No doubt there will be a lot of press coverage relating to “morning sickness” in the next week or so. Interestingly in 2006 we published a case control study matching 286 women with HG with the same number of controls without the condition (http://www.ncbi.nlm.nih.gov/pubmed/16720621) . There was no increase in the number of multiple pregnancies or molar disease. Interestingly when a women had HG she was less likely to miscarry. Our conclusion was that we did not need to scan women with this condition as they were not at risk. This data was in contrast to the old “textbook” teaching – but in our view reflects the reality of what is happening with this disorder.
Many women have nausea in early pregnancy and it is mild and generally self-limiting. Women are usually advised to avoid spicy or fried food and eat “little and often” – trying to keep down dry foods. Ginger has often been said to be helpful and certainly there is no harm in trying this. There is also some evidence to suggest acupuncture may have an impact in some cases. Hydration is important. It is usual to check the urine for ketones and to take blood to check for liver disease – but this is unusual.
In the event of “moderate” HG – more supportive therapy is needed. This takes the form of anti-emetic drug treatment and the use if intravenous fluids to maintain hydration. Both these can usually now be managed on an outpatient basis – with women coming in to a day care facility for intravenous fluids before going home. A variety of anti-emetics may be used as first line treatment – promethazine (25 mg 4 to 6 hourly) and metoclopramide (10 mg four times a day) are the ones generally advised – and they are safe to use in pregnancy. If these do not work then Odansetron (4mg 6 hourly) may be substituted. In terms of intravenous support – an isotonic fluid (essentially salt or similar solution) should be used, and this should be supplemented by Thiamine and Folic acid. During intravenous treatment blood tests need to be taken to check electrolytes (sodium, potassium levels etc). Finally if there is no response a trial of steroid treatment can be given – as trials have shown that this works. If there is still no response after 4 to 5 days consideration needs to be given to more intrusive supportive management.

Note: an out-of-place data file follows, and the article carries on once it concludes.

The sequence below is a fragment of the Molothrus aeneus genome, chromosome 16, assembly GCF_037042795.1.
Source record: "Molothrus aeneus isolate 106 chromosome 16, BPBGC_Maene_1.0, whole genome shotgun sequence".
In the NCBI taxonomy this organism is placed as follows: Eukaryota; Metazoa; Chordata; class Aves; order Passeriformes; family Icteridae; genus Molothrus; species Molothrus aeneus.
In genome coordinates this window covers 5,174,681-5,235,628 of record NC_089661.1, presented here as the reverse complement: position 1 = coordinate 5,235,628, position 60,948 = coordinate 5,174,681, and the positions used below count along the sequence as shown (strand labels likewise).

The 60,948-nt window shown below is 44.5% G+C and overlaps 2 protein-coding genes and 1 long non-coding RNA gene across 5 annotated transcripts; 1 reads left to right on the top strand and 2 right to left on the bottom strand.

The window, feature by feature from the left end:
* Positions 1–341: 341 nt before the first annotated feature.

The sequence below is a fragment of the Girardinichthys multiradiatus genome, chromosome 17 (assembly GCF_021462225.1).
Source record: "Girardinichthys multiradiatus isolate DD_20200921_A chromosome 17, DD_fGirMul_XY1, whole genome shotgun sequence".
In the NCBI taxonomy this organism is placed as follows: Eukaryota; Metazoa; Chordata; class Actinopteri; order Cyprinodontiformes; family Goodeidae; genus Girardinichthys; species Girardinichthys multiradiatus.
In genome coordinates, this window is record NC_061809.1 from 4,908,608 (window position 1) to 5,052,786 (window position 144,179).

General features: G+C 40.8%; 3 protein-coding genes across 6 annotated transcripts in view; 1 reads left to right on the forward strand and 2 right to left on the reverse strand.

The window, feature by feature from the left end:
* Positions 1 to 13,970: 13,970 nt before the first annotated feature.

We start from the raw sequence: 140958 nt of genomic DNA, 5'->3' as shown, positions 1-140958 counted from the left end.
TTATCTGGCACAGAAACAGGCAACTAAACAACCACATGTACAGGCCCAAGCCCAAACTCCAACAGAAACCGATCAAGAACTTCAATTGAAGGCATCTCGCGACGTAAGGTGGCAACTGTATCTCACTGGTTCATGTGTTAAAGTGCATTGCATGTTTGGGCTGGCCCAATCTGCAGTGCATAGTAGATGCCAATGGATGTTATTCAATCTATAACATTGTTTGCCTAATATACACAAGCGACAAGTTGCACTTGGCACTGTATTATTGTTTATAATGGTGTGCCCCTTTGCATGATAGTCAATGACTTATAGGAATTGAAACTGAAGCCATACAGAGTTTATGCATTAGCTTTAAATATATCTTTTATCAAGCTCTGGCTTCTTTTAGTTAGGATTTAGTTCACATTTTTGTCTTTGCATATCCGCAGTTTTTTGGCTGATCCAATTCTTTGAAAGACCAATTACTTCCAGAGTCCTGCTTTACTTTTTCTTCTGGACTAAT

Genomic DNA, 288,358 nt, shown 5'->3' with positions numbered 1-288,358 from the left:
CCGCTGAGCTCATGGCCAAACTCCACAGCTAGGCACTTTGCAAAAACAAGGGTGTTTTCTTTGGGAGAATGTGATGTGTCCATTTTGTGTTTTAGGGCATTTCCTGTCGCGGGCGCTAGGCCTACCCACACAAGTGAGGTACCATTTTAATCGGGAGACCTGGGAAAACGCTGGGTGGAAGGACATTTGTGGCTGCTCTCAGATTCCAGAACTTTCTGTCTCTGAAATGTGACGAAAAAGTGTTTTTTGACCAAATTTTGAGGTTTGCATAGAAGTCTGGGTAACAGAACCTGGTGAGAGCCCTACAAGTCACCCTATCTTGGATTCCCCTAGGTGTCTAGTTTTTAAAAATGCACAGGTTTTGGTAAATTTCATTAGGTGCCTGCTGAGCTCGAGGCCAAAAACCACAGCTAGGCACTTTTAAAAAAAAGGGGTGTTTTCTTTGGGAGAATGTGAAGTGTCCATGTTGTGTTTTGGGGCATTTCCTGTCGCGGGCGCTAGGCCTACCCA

Generally the situation will be stabilised as an outpatient – however occasionally the condition is severe enough to merit admission to hospital. This may involve better management of fluids and nursing care – but may if there is no resolution involve feeding using a naso-gastric tube or even enteral nutrition. If an inpatient it is important to be alert to the risk of venous thromboembolism as dehydation, pregnancy and immobility are risk factors. However it must be emphasised that these cases requiring prolonged admission are rare.
There is no doubt that HG is very unpleasant – however in the majority this is a self limiting condition that settles after relatively minor treatment or a short stay in hospital. The emphasis now is very much on outpatient management whereas not that long ago admission was the norm.